June 2020

Vol. 47   No. 6

 Cover Story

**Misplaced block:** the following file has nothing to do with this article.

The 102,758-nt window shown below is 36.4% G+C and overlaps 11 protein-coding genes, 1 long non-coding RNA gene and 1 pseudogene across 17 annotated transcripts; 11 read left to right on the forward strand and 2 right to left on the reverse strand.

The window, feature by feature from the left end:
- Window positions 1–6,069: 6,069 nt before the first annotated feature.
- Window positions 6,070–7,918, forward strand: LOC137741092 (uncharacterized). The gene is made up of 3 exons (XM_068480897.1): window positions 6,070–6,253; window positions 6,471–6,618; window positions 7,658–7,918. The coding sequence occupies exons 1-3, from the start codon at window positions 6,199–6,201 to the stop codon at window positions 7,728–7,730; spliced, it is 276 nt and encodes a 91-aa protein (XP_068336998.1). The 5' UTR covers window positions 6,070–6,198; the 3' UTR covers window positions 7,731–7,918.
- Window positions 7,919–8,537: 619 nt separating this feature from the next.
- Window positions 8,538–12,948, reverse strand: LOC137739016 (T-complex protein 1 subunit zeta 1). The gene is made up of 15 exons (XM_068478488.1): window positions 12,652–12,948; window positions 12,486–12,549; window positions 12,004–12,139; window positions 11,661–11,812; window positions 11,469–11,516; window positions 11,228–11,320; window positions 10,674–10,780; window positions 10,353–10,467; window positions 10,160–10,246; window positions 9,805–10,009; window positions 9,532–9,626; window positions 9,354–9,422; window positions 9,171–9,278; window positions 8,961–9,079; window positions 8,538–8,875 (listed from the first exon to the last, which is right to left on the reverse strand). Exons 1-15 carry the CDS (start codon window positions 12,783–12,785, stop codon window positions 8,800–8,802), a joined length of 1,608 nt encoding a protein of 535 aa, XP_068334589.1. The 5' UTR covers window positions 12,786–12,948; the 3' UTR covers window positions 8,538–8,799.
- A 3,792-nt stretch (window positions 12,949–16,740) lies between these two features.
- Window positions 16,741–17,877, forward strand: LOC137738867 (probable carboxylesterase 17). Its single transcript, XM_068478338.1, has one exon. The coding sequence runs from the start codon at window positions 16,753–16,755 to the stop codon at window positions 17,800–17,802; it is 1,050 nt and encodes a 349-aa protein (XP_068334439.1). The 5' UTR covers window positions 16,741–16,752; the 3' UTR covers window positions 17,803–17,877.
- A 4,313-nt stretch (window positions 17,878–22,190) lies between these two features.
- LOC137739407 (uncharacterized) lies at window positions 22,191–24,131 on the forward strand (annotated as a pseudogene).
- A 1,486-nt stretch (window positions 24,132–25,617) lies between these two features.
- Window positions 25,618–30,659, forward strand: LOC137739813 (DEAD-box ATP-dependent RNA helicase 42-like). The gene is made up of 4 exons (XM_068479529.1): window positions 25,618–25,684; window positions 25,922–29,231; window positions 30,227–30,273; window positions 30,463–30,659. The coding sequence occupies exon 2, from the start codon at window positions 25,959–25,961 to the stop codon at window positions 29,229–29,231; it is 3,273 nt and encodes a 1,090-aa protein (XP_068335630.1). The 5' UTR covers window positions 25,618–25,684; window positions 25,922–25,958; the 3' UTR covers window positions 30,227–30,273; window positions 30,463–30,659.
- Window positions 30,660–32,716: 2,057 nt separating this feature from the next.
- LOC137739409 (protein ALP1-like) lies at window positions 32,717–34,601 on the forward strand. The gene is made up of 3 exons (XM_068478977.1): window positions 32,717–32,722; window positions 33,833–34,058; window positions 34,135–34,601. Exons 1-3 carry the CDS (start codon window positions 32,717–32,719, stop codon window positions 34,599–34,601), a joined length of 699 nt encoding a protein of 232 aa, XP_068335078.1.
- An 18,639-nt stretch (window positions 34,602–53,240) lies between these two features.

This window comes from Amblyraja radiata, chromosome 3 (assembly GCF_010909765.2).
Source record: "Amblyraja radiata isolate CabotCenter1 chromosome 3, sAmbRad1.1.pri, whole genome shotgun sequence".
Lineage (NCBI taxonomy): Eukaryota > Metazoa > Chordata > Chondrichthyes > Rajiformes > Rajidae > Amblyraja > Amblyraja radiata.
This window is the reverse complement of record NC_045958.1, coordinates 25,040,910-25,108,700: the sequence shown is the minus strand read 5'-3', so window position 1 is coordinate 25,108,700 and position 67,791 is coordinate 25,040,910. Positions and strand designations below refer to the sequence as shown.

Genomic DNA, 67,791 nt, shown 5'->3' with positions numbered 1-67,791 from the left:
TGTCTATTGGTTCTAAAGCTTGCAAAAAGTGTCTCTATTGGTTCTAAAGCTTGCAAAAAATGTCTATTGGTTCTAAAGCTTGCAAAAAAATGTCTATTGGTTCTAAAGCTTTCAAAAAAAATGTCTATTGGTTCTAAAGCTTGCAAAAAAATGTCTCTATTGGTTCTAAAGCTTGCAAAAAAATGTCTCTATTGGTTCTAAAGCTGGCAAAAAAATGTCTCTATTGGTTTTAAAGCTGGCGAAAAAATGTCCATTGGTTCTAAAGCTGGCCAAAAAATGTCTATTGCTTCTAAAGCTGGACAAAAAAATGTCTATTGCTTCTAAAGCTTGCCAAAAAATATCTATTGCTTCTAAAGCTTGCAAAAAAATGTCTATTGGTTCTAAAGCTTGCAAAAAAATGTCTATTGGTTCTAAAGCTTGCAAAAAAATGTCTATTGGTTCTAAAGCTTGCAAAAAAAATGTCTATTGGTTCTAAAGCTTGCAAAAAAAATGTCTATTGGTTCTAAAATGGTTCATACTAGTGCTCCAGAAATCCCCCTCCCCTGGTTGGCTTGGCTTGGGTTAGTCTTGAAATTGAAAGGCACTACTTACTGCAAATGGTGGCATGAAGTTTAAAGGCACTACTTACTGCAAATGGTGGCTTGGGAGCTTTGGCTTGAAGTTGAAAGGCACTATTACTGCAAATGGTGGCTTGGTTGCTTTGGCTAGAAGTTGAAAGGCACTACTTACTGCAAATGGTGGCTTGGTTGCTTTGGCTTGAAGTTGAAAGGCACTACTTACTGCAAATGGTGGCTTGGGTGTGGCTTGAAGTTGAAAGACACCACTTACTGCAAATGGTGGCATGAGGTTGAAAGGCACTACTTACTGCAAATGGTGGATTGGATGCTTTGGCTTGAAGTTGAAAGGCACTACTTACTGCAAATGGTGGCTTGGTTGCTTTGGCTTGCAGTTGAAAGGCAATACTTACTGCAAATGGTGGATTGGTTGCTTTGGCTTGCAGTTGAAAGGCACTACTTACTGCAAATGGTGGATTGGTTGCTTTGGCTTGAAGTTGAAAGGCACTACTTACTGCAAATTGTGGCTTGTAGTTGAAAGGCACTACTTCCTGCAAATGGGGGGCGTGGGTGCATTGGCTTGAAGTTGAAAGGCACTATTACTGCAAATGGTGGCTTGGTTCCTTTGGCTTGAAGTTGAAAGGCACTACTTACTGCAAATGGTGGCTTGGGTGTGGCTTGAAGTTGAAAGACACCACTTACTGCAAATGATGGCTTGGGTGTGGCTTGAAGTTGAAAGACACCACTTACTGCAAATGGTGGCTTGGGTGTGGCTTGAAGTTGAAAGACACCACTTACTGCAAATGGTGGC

Keeping Residents Active Can Forestall Fallshttps://www.providermagazine.com/Issues/2020/June/Pages/Keeping-Residents-Active-Can-Forestall-Falls.aspxKeeping Residents Active Can Forestall Falls<p>“I’m getting way fewer calls about falls,” says Barbara Resnick, RN, PhD, CRNP, Sonya Ziporkin Gershowitz chair in gerontology at the University of Maryland School of Nursing, but that doesn’t mean that this issue shouldn’t remain a priority. </p><p>While falls may be down because residents are in isolation as a result of the sweeping COVID-19 pandemic and less physically active, deconditioning and muscle weakening is likely on the rise, and this could lead to a spike in falls as residents become more active when restrictions are lifted. Forward-thinking team members at all levels are taking innovative steps to protect their residents from falls and maximize their strength and flexibility, even as they are isolated or quarantined. <br></p><p>“We are seeing less trauma right now because people aren’t as active and have less exposure to random obstacles,” says Lew Schon, MD, FAAOS, FACS, director of orthopedic innovation at The Institute for Foot and Ankle Reconstruction at Mercy Medical Center in Baltimore.<br></p><p>“Once the acute respiratory or systemic issues have been resolved and lockdowns and isolations are lifted, we will have deconditioned and compromised patients. These patients who were sick don’t necessarily realize the full impact of their new disabilities and will be physically weaker.”<br></p><p>Schon says a high percentage of COVID patients will have neurological issues—some have already reported balance problems and dizziness, which contribute to falls. “I suspect that minor falls are being undetected right now because people aren’t reporting them as they’re happening in the privacy of their home or apartment,” he says. “We need to prioritize ways to keep people as physically strong as possible now and in the future to prevent falls and fall-related injuries.”</p><h2>Back to Basics</h2><p>There is a reason that addressing falls in older adults is always a priority. One in four Americans age 65 and older experiences a fall every year, and falls result in 2.8 million injuries and an emergency room visit every 11 seconds, according to the National Council on Aging. Falls also are a major cause of disability in this population and cause 27,000 deaths annually. Add to that the cost of falls—more than $50 billion per year, and it’s clear why this is a top concern in all care settings, but none more so than in post-acute and long term care, the council says.<br></p><p>There are many risk factors for falls, including older age, chronic diseases, low vitamin D level, urinary incontinence, gait/balance disorders, orthostatic hypotension, chronic pain, and altered sensory perception. There also are behavioral or lifestyle factors, including lack of exercise, <a href="/Issues/2020/June/Pages/Fear-of-Falling-Giving-Residents-the-Confidence-to-Move.aspx">fear of falling</a>, feelings of anxiety, depression, low self-efficacy, cognitive impairment, and a history of falls. <br></p><p>Medications are a significant contributor to falls. These include psychoactive medications such as anticonvulsants, antidepressants, antipsychotics, benzodiazepines, opioids, and sedatives-hypnotics. It also is important to review over-the-counter medications that residents are taking, including herbal supplements, that may cause dizziness, sedation, confusion, blurred vision, or orthostatic hypotension. Among these are antihistamines and sleep aids.<br></p><p>Prescribing practitioners and pharmacists can work together to make needed changes to medication regimens and monitor for side effects. Other strategies may include implementing nonpharmacological options to manage conditions and reduce the risk of falls. <br></p><p>Elsewhere, there are environmental factors such as inappropriate or ill-fitting footwear, improper use of assistive devices, and hazards such as loose wires or cords, slippery floors, throw rugs, and poor lighting. There also are numerous instances of people tripping over a pet or getting a leash tangled around their legs while walking a dog.<br></p><p>Health conditions such as certain eye or ear disorders can increase the risk of falls. At the same time, arthritis or other conditions that cause pain and stiffness or affect gait can contribute to falls.<br></p><h2>Fall Risk: Looks Can Be Deceiving</h2><p>“Frailty is a major contributor to falls, and this may not be readily apparent or easy to identify. Two residents can look alike, have similar backgrounds, etc., but they make have different levels of frailty,” says Steven Buslovich, MD, MSHCPM, CMD, co-founder and chief executive officer of Patient Pattern in New York. “As a result, if they both experience a fall, they could have very different outcomes.” <br></p><p>Assessing frailty isn’t a new concept, he says, but it needs to be incorporated into clinical management strategies. By assessing frailty risk, it is possible to identify and address issues contributing to vulnerability. <br></p><p>“Frailty assessment allows us to understand the level of risk a resident has for falling. That physiological risk helps us to establish expectations and set realistic goals. We can use this information to communicate with families to set expectations before a fall occurs,” Buslovich says. “Families need to know about how their loved one’s frailty may contribute to problems such as falls and what can be done to prevent such accidents and avoid serious injury if a fall does occur. Keeping them informed and involving them in attempted solutions increases family satisfaction and engagement,” he says.<br></p><p>Kevin O’Neil, MD, CMD, chief medical officer of Affinity Living Group, headquartered in Hickory, N.C., agrees, noting, “If a person has been falling at home before they enter a facility, they will still be at risk for falls. However, we can assess them and mitigate the risk.” <br></p><p>When a fall does happen, O’Neil says, transparency is key. “We need to be honest about what happened, express our concern, and discuss how we can prevent similar situations from occurring in the future.”<br></p><h2>Challenges in Isolation</h2><p>The more engaged the family is, the better, says Buslovich. Engaging families can help keep residents physically strong, even when they can’t visit. <br></p><p>Arif Hussain, DO, a physiatrist with Chicago-based Community Physicians, suggests, “Tell families what you are doing to maintain conditioning. Then encourage their involvement. If they are having a Skype call, for example, they can get their loved one to wave or clap.” <br></p><p>Families can feel helpless because they can’t be there in person with their loved ones, Hussain says. “Engaging them in helping to keep mom or dad active can make them feel like they’re doing something useful.”<br></p><p>Physical activity is an important means of fall prevention. Activities such as walking, water aerobics, stretching, and even dancing help reduce the fall risk by improving strength, balance, coordination, and flexibility. Under normal conditions, these activities are widely available and generally routine. However, during the COVID-19 pandemic, most residents are subject to lockdowns, quarantines, and social isolation, much as is the general public. <br></p><p>“I anticipate there will be a good bit of deconditioning because of the pandemic,” says Resnick. To address this, she suggests focusing on functioning and physical activity in innovative ways. For instance, dancing or doing exercises with residents from a safe distance in the doorway or coordinated activities with residents at a distance stimulates muscles. <br></p><p>“We need to make sure caregivers are optimizing what people do—let them raise their arms to put on a shirt, put the brush in their hand and let them brush their own hair, or let them wash their own face. We need to keep them functioning and as active as possible,” Resnick says. “Make it fun. There are lots of fun easy activities you can do with people. For instance, put on some music and have them sit and stand for a few minutes.”<br></p><h2>Encourage Residents to Stay Active</h2><p>It is important for physicians and other providers to regularly encourage residents to stay as active as possible. <br></p><p>“Depending on their ability and status, they can do simple things in a repetitive fashion like lift a book, stand up and sit down, do leg extensions, or reach over their heads,” says Schon. These are suggestions that practitioners can make via telemedicine visits, he says. “We are engaged in developing creative strategies to help patients more efficiently, given the new challenges.” <br></p><p>Tiffany Rose, MSN, NP-C, a nurse practitioner with the Department of Geriatrics at Wake Forest Baptist Health in Winston-Salem, N.C., says, “We need to be working as a team to prevent falls now and six months from now. If a nurse, nursing assistant, or housekeeper notices someone who isn’t engaged or is more withdrawn, we need to know about this now. We may be able to arrange for them to participate in an activity in their room or in another space with safe distance from other residents.” <br></p><p>Physical therapists can conduct evaluations and identify those residents who can participate in and will most benefit from some physical therapy—provided via telehealth if appropriate, Rose says.<br></p><p>“Make the team feel like part of the solution. Ask their opinions and have them suggest ideas for safely keeping people active. I’m big on ensuring that my team knows they can come to me with their ideas,” she says. “I’ve gotten some wonderful ideas from the housekeeper and engineering departments—things I wouldn’t have thought about.”</p><h2>Train Staff to be Alert to Problems</h2><p>Educate all staff about how they can help, says O’Neil. “We can train all staff to watch for and report signs such as limping or shuffling, changes in gait, indications of pain such as a resident moaning, rocking, rubbing, or grimacing. Those who see the residents the most and know them the best can help us address these issues before they result in a fall.”<br></p><p>For residents who are used to being social and physically active, limited mobility may be especially difficult. Staff should identify these individuals and work with the team to consider ways to make them more comfortable staying in their rooms. “We would love to substitute unrestricted physical movement with controlled activity, but that’s not always possible,” Schon says. “We have robust media and entertainment available, and we can make sure that they have access to their favorite shows, movies, and music. This may keep people, especially those with cognitive impairment, from getting restless or agitated and wandering.”<br></p><h2>Hidden Pandemic</h2><p>Deconditioning is the “hidden pandemic,” says Geoffrey Hoffman, PhD, assistant professor at the University of Michigan School of Nursing. “The COVID crisis has exposed some gaps in policy. We’ve never thought about people not being able to exercise or get physical therapy. Social isolation in the elderly has become a big issue, but we didn’t envision what would happen if we had to impose it on them for periods of time,” he says. “We need to think of solutions and ways to reshape policies to optimize aging in the most challenging of circumstances. Now is the time for all hands on deck to think about opportunities for change and innovation.” <br></p><p>Addressing residents’ risk of falls in the coming months is essential, Hoffman says, especially considering that “fall-related injuries are a leading reason for hospital readmission in older patients, particularly for at-risk individuals discharged home.” <br></p><p>Targeting at-risk older adults, especially those recently discharged from the hospital, is a worthwhile focus, with the potential to reduce readmissions and improve patient care and outcomes, he says.<br></p><p>Looking ahead, Hoffman suggests that there may be more intergenerational programs and opportunities for younger and older people to live together or engage in more meaningful ways. “This could result in programs and interactions that promote physical activity,” he says.<br></p><p>“Think of how many yoga instructors and personal trainers are out there. Now imagine if Medicare says they will hire them to work with older patients. Imagine if we did this for people who are desperate for work and want to make a difference. Then we let them provide some of these services via telehealth consultations.” There’s no reason this couldn’t be done, Hoffman says: It would be mutually beneficial, and it would save money in the long run.<br></p><h2>How Residents are Coping</h2><p>“Many of our residents are dealing with the current situation quite marvelously,” Hussain says. “They’re handling it for the most part and working with practitioners and staff to stay active and engaged as much as possible.” However, he stresses the need to be vigilant.<br></p><p>For many people, it’s difficult not to see family members, and Community Physicians is seeing a rise in depression. “We need to utilize social workers and others in the facility to help deal with the emotional stresses of social distancing and changes to their routines,” Hussain says. “We need multidisciplinary strategies to get and stay ahead of the curve. This may mean enabling video conferencing with family members, showing videos of pets, or aromatherapy with comforting scents such as cinnamon or freshly baked bread.”<br></p><p>Creativity is the name of the game, Hussain says, “as we continue to face something we’ve never experienced before.” This is especially true as physical therapists and activities directors can’t conduct business as usual.<br></p><p>However, therapy can be provided virtually in some cases or in person at a safe distance. While these sessions may not be able to be optimally rigorous or frequent, they can keep residents on track and making limited progress until regular therapy can resume.<br></p><p>“We don’t want to push people beyond what they are capable of, but we can all take some steps to help people gain or maintain function, strength, and conditioning so they don’t fall at some point in the future,” Hussain says.<br>Schon stresses the importance of team training. “We want people with adequate training on the front lines. We need to provide innovative tools and solutions. These are stimulating times for change, and if we train and empower team members, some exciting innovations are likely to result.”<br></p><h2>Attend to Falls All Year Long</h2><p>While any situation that contributes to residents’ risk of deconditioning, immobility, and fall risk requires attention, preventing falls is a year-round commitment. For instance, O’Neil says, “We follow the Go4Life campaign and encourage our residents to engage in fitness activities, including walking, swimming, cycling, and resistance exercises.”<br></p><p>Launched nearly 10 years ago by the National Institute on Aging (NIA), Go4Life (www.nia.nih.gov/health/exercise-physical-activity) encourages older adults to reap health benefits by making physical activity part of their daily lives. The program is based on studies that demonstrate the beneficial effects of exercise and physical activity for older adults, including those with chronic health conditions. <br></p><p>Affinity Living Group also evaluates residents’ environments annually, looking for loose rugs and wires, slippery floors, and other hazards that can contribute to falls. <br></p><p>“We make sure the environment is as safe as possible, but we also encourage residents to avoid risky behaviors and take actions to reduce their fall risk, such as wearing well-fitting shoes and getting their vision checked annually,” O’Neil says.<br></p><p>Residents often don’t realize the potential danger of falls and may see these accidents as a sign of weakness or physical decline. As a result, they may hesitate to self-report a fall, even if they are injured. “Education is an important piece. We need people to understand how common falls are and that they can happen to people even when they are healthy and cautious,” says O’Neil. “We let our residents know that it’s important for them to report a fall and that, by evaluating the situation, we often can resolve the problem and prevent them from falling again and possibly getting injured.”<br></p><h2>Looking Ahead</h2><p>“While we don’t know what the impact of isolation and quarantines will be, we will see the impact of deconditioning later. We may see an influx of falls if we don’t address this now,” Schon says. <br></p><p>Buslovich agrees, saying, “We know that our residents can lose up to 1 percent of muscle mass per day if they are sedentary. That means they can lose up to 10 to 15 percent in a couple of weeks. This is especially problematic when you consider that most residents don’t have much of a muscle mass reserve to begin with. We need to address this now, or we will see a much greater prevalence of falls in the next quarter or two.”<br></p><p>Establishing and maintaining a healthy organizational culture will go a long way toward a positive fall prevention program. Buslovich says facilities need a feedback mechanism and positive reinforcement for good behaviors. Staff shouldn’t fear punishment for reporting a fall, he says. Instead, the focus should be on finding a root cause for the fall and identifying what changes are necessary to prevent similar events in the future.<br></p><p>“A punitive culture isn’t ultimately effective,” O’Neil says. “We need staff who are proactive and confident enough to suggest new ideas and ask for training or help when they need it. Our staff work so hard; we need to let them know when they are doing good work,” he says. “We have to get away from the blame game. It’s really important not to shame staff when a fall happens and to encourage and recognize ‘good catches.’”<br></p><h2>Tagging the Tradeoffs </h2><p>Falls prevention can be a bit of a Catch-22. When people are more active, there are more opportunities for them to fall. However, according to a recent study, a higher level of activity may actually be protective in the event of a fall. The study, published in The Journal of Applied Gerontology, showed that physically active U.S. veterans were more likely to fall but less likely to be injured when they do. Compared with inactive older adults without a military history, the vets had 11 percent more falls but 28 percent fewer fall-related injuries. <br></p><p>Particularly as people age, there are risks associated with activity. However, Hoffman notes, “A lifetime of habits is hard to break. If people have always viewed themselves as active and independent, suddenly shifting to limited activity can be hard.” <br></p><p>However, he says, it’s important to share information with residents and their families about the risks and benefits associated with being active and the tradeoffs involved. For a lot of people, it will be worth the risk, and, in reality, “nothing is zero risk.” <br></p><p>Buslovich agrees, adding, “Patients who are active and mobile will fall unless they are in a bubble. We need to balance resident autonomy with efforts to maximize their safety. In the end, our goal should be to prevent falls and fall-related injuries as much as possible while maximizing each person’s quality of life.” </p><p>Read More: <a href="/Issues/2020/June/Pages/Putting-Tech-on-the-Table.aspx">Putting Tech on the Table</a><br><br><em>Joanne Kaldy is a freelance writer and communications consultant based in Harrisburg, Va.</em>​</p>While falls may be down because residents are in isolation as a result of the sweeping COVID-19 pandemic and less physically active.2020-06-01T04:00:00Z<img alt="" src="/Issues/2020/June/PublishingImages/coverstory.jpg" style="BORDER:0px solid;" />Caregiving;Clinical;COVID-19;Falls